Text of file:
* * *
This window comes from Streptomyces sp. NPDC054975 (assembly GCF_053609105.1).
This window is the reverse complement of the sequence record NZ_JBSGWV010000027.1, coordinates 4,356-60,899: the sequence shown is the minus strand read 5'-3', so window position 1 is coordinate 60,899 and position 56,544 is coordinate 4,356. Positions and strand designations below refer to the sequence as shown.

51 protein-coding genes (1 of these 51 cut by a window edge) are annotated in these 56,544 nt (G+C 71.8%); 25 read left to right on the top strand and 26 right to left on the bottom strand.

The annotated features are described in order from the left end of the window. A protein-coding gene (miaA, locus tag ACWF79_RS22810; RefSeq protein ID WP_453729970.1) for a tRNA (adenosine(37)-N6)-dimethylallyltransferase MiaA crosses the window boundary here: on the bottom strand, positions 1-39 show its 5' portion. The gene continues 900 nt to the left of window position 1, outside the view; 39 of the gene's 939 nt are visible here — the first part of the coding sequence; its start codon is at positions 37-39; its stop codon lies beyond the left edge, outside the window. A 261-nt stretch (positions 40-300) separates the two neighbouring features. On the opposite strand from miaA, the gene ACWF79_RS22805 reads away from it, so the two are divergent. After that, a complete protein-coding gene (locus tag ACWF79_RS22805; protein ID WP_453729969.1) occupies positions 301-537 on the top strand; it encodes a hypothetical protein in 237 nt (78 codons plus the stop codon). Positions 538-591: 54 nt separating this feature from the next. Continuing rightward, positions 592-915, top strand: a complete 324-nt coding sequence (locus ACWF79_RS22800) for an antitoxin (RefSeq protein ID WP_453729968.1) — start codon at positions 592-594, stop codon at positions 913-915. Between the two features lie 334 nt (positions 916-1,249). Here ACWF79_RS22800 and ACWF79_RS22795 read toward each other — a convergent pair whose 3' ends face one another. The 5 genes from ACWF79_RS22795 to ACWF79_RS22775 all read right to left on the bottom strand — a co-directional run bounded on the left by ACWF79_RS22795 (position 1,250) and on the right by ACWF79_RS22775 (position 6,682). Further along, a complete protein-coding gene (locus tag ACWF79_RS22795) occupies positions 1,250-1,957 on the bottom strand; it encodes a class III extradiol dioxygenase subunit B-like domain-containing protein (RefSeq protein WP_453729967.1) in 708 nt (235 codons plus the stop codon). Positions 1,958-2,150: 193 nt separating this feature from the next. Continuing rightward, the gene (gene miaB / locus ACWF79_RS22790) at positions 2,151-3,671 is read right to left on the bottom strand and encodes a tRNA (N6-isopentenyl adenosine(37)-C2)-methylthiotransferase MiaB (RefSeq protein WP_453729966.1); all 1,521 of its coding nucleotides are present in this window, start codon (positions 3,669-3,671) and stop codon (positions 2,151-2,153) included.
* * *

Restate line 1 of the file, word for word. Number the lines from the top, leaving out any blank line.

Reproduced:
This window comes from Streptomyces sp. NPDC054975 (assembly GCF_053609105.1).